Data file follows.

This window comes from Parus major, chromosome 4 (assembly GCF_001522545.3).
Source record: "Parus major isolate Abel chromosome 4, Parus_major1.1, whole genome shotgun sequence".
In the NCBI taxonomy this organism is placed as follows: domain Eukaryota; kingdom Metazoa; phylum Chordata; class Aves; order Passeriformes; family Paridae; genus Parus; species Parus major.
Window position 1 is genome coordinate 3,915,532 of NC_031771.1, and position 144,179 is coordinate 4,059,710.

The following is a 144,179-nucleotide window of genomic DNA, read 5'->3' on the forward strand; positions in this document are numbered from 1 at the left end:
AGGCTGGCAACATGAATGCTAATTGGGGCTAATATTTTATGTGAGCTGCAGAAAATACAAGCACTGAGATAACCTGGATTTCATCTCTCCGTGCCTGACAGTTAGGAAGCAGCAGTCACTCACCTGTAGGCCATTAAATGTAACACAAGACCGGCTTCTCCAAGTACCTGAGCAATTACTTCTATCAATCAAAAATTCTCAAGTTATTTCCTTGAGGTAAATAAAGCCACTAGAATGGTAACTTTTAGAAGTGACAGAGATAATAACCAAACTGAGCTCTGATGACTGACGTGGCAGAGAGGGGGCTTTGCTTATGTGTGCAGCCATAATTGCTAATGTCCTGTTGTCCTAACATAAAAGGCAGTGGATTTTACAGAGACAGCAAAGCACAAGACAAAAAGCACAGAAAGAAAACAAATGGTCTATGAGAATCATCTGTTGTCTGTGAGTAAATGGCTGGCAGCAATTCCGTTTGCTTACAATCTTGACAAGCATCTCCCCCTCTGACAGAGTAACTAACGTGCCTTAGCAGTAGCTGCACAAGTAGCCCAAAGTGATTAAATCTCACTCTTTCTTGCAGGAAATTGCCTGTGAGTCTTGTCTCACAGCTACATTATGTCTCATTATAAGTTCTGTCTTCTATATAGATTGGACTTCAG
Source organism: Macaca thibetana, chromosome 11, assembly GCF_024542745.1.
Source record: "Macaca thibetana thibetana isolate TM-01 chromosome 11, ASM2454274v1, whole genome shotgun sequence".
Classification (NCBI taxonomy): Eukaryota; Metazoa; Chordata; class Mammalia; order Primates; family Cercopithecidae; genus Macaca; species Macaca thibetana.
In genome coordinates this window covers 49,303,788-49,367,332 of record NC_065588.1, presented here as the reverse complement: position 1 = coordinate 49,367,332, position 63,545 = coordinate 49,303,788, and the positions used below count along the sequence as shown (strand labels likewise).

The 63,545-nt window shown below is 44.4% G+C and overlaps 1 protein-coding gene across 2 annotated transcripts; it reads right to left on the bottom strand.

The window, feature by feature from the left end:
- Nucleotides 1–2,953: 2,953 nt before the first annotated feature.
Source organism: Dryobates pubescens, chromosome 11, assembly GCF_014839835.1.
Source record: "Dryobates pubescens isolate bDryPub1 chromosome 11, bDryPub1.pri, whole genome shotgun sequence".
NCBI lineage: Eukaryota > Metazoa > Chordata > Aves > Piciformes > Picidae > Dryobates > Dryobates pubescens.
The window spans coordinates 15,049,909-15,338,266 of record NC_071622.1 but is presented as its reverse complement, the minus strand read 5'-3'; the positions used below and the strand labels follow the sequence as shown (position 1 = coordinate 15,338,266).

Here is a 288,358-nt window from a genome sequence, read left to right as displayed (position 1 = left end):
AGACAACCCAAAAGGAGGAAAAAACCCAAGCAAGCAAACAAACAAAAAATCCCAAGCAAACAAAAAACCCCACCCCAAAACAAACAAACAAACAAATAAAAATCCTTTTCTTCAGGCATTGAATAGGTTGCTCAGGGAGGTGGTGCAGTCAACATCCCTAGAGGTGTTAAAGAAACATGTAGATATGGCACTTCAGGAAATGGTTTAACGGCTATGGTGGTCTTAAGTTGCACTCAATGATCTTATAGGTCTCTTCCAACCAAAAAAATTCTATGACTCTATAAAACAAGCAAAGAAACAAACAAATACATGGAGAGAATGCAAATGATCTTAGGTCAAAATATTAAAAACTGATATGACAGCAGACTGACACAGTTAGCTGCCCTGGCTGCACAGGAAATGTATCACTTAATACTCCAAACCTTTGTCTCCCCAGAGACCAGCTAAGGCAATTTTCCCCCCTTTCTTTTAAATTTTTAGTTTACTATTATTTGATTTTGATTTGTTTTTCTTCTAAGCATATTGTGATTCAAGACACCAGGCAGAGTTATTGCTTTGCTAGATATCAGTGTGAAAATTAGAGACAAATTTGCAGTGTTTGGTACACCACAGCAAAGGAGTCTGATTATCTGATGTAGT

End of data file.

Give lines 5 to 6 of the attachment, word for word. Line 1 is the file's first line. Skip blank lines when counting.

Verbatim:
The following is a 144,179-nucleotide window of genomic DNA, read 5'->3' on the forward strand; positions in this document are numbered from 1 at the left end:
AGGCTGGCAACATGAATGCTAATTGGGGCTAATATTTTATGTGAGCTGCAGAAAATACAAGCACTGAGATAACCTGGATTTCATCTCTCCGTGCCTGACAGTTAGGAAGCAGCAGTCACTCACCTGTAGGCCATTAAATGTAACACAAGACCGGCTTCTCCAAGTACCTGAGCAATTACTTCTATCAATCAAAAATTCTCAAGTTATTTCCTTGAGGTAAATAAAGCCACTAGAATGGTAACTTTTAGAAGTGACAGAGATAATAACCAAACTGAGCTCTGATGACTGACGTGGCAGAGAGGGGGCTTTGCTTATGTGTGCAGCCATAATTGCTAATGTCCTGTTGTCCTAACATAAAAGGCAGTGGATTTTACAGAGACAGCAAAGCACAAGACAAAAAGCACAGAAAGAAAACAAATGGTCTATGAGAATCATCTGTTGTCTGTGAGTAAATGGCTGGCAGCAATTCCGTTTGCTTACAATCTTGACAAGCATCTCCCCCTCTGACAGAGTAACTAACGTGCCTTAGCAGTAGCTGCACAAGTAGCCCAAAGTGATTAAATCTCACTCTTTCTTGCAGGAAATTGCCTGTGAGTCTTGTCTCACAGCTACATTATGTCTCATTATAAGTTCTGTCTTCTATATAGATTGGACTTCAG